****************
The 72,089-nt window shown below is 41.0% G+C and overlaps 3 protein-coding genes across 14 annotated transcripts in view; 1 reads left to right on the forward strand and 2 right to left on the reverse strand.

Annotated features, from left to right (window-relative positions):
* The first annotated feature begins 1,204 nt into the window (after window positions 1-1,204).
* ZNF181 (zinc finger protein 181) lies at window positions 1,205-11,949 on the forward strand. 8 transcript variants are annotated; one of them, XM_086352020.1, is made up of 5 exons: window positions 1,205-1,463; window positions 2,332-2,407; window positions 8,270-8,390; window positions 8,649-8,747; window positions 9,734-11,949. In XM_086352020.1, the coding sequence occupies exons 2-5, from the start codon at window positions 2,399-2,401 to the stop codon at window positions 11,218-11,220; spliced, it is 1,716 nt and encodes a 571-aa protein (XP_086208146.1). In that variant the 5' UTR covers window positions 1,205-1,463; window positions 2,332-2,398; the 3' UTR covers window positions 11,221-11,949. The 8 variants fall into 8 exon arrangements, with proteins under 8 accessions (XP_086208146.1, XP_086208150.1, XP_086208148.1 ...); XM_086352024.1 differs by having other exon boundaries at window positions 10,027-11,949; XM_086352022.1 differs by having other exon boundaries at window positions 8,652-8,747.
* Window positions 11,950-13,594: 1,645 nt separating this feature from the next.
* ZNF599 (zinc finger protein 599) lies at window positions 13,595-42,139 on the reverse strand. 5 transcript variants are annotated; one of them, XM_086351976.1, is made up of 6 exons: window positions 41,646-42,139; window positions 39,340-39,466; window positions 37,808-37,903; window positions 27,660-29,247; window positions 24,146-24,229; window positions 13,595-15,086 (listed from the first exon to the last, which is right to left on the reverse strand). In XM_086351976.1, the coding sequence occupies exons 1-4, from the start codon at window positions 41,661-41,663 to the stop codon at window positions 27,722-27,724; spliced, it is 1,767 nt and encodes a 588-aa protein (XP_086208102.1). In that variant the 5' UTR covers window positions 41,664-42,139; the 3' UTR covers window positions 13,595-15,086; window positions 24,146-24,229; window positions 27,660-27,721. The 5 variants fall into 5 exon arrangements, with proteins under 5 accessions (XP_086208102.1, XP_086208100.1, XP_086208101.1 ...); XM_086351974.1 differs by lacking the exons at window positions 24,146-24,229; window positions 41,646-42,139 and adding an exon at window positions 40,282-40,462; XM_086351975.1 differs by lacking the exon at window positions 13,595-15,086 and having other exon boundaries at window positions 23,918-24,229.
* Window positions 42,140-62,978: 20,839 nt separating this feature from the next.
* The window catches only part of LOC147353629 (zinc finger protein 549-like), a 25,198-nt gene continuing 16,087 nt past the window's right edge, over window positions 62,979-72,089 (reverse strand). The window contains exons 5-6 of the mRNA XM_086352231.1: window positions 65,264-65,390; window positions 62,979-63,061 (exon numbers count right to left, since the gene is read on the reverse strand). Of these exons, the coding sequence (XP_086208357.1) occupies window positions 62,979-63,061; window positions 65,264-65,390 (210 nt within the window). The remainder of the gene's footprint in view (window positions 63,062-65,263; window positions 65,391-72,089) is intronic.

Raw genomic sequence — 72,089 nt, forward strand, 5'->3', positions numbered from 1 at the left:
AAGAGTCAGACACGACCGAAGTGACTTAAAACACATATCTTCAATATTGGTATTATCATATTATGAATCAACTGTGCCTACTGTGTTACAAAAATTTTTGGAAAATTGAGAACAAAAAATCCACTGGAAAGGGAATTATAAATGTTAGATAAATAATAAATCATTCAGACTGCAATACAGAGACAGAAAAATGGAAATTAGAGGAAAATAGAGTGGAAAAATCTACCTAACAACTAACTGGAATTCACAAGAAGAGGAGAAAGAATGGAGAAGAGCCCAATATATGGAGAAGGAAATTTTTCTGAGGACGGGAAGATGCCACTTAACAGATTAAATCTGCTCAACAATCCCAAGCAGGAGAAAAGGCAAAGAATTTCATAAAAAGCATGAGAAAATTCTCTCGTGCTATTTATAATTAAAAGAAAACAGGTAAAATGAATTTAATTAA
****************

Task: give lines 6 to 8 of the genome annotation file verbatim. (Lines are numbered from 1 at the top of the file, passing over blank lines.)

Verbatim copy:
* ZNF599 (zinc finger protein 599) lies at window positions 13,595-42,139 on the reverse strand. 5 transcript variants are annotated; one of them, XM_086351976.1, is made up of 6 exons: window positions 41,646-42,139; window positions 39,340-39,466; window positions 37,808-37,903; window positions 27,660-29,247; window positions 24,146-24,229; window positions 13,595-15,086 (listed from the first exon to the last, which is right to left on the reverse strand). In XM_086351976.1, the coding sequence occupies exons 1-4, from the start codon at window positions 41,661-41,663 to the stop codon at window positions 27,722-27,724; spliced, it is 1,767 nt and encodes a 588-aa protein (XP_086208102.1). In that variant the 5' UTR covers window positions 41,664-42,139; the 3' UTR covers window positions 13,595-15,086; window positions 24,146-24,229; window positions 27,660-27,721. The 5 variants fall into 5 exon arrangements, with proteins under 5 accessions (XP_086208102.1, XP_086208100.1, XP_086208101.1 ...); XM_086351974.1 differs by lacking the exons at window positions 24,146-24,229; window positions 41,646-42,139 and adding an exon at window positions 40,282-40,462; XM_086351975.1 differs by lacking the exon at window positions 13,595-15,086 and having other exon boundaries at window positions 23,918-24,229.
* Window positions 42,140-62,978: 20,839 nt separating this feature from the next.
* The window catches only part of LOC147353629 (zinc finger protein 549-like), a 25,198-nt gene continuing 16,087 nt past the window's right edge, over window positions 62,979-72,089 (reverse strand). The window contains exons 5-6 of the mRNA XM_086352231.1: window positions 65,264-65,390; window positions 62,979-63,061 (exon numbers count right to left, since the gene is read on the reverse strand). Of these exons, the coding sequence (XP_086208357.1) occupies window positions 62,979-63,061; window positions 65,264-65,390 (210 nt within the window). The remainder of the gene's footprint in view (window positions 63,062-65,263; window positions 65,391-72,089) is intronic.